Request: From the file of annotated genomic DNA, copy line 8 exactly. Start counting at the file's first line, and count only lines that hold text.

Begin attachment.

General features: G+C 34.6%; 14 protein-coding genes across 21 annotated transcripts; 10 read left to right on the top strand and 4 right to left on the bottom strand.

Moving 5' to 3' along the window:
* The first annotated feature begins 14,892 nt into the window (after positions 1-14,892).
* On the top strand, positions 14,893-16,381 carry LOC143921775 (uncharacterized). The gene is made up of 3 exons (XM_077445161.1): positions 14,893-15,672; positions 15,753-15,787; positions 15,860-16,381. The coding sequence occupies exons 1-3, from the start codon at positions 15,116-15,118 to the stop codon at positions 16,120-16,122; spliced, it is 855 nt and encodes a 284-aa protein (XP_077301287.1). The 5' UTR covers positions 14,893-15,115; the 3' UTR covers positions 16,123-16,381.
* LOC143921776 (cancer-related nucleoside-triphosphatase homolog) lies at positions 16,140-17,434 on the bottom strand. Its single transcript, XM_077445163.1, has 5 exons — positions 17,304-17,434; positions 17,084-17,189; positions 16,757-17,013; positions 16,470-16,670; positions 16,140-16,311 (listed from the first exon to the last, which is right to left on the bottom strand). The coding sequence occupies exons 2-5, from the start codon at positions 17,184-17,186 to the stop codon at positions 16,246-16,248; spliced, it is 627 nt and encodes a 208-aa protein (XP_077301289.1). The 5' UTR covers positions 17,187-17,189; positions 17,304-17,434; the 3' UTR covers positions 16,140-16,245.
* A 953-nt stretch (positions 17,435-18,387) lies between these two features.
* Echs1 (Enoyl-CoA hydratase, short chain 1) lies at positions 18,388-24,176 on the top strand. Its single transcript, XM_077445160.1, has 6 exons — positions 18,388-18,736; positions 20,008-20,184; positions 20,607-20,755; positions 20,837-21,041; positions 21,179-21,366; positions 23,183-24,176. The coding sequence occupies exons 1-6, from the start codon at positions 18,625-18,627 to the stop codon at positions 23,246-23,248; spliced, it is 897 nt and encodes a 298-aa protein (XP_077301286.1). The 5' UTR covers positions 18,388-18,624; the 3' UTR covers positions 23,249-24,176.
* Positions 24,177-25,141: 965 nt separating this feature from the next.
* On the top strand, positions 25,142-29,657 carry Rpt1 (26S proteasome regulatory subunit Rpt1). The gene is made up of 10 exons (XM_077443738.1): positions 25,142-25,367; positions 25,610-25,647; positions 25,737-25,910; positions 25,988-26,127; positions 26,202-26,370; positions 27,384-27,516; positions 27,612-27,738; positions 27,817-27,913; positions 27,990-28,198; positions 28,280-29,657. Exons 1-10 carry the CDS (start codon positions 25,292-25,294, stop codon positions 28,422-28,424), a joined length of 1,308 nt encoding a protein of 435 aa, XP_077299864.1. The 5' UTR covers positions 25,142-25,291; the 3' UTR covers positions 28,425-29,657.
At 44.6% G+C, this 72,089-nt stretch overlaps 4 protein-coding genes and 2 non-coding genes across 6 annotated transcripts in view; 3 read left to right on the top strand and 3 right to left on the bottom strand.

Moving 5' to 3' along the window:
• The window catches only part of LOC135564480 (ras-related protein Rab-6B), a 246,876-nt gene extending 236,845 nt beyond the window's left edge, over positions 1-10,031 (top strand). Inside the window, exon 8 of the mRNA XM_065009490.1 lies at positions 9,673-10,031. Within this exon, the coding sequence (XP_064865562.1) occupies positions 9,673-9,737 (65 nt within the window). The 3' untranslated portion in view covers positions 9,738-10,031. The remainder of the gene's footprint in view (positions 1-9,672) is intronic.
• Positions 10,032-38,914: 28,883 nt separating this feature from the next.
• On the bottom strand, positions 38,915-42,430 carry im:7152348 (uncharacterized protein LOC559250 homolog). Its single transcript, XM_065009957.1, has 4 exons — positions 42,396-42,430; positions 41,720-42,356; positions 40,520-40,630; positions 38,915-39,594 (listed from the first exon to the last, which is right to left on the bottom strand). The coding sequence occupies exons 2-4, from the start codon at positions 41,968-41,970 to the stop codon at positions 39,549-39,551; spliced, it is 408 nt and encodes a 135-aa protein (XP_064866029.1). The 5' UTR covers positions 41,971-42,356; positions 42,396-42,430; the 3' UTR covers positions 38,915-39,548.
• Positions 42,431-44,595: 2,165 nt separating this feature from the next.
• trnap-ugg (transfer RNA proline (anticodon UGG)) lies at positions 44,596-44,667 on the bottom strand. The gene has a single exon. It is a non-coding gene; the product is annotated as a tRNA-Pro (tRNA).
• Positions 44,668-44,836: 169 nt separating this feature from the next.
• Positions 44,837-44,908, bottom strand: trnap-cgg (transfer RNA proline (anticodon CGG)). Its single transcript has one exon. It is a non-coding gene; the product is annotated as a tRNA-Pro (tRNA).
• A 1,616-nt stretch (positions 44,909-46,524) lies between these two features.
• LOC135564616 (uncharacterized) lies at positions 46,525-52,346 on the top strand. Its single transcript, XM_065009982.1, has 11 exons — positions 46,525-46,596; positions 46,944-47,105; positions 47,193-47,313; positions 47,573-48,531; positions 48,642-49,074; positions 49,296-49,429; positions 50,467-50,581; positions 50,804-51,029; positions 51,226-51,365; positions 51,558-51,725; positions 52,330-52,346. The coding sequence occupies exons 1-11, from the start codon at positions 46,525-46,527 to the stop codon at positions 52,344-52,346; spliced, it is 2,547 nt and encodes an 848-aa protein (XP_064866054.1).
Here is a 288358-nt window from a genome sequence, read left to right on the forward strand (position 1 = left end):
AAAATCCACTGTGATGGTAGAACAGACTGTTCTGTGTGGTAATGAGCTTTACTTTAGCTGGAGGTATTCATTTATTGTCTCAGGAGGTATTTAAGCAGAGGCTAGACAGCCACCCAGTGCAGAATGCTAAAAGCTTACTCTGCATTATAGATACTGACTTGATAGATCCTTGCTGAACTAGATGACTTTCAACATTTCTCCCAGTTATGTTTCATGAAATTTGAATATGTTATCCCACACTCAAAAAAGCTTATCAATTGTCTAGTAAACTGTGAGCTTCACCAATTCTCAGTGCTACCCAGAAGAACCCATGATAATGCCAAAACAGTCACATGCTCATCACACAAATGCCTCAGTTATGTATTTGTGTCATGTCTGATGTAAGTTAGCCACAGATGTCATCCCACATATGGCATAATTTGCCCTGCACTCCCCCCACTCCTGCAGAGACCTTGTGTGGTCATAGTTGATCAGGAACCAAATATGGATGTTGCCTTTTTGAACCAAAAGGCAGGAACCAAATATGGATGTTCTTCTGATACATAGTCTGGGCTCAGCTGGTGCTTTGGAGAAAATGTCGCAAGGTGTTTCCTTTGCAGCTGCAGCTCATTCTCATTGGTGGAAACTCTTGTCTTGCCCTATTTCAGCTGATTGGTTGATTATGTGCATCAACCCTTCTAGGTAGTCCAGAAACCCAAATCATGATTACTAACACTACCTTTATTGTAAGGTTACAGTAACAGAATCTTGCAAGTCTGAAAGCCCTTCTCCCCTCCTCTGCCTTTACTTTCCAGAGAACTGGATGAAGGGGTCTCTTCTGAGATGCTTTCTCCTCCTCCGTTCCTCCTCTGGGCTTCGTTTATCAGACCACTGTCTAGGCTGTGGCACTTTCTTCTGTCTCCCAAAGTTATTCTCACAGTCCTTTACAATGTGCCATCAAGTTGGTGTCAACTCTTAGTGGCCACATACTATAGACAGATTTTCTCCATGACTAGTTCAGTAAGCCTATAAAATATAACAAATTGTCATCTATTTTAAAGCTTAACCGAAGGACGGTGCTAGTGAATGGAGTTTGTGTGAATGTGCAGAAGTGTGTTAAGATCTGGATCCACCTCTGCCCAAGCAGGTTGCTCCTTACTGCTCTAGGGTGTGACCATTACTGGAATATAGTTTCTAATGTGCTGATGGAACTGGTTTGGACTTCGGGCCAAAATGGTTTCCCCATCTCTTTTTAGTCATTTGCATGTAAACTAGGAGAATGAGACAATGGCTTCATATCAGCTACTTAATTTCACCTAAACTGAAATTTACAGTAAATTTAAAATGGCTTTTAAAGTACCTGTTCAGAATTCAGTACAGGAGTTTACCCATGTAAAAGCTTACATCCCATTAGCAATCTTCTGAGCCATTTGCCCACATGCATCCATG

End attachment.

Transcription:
* Positions 24,177-25,141: 965 nt separating this feature from the next.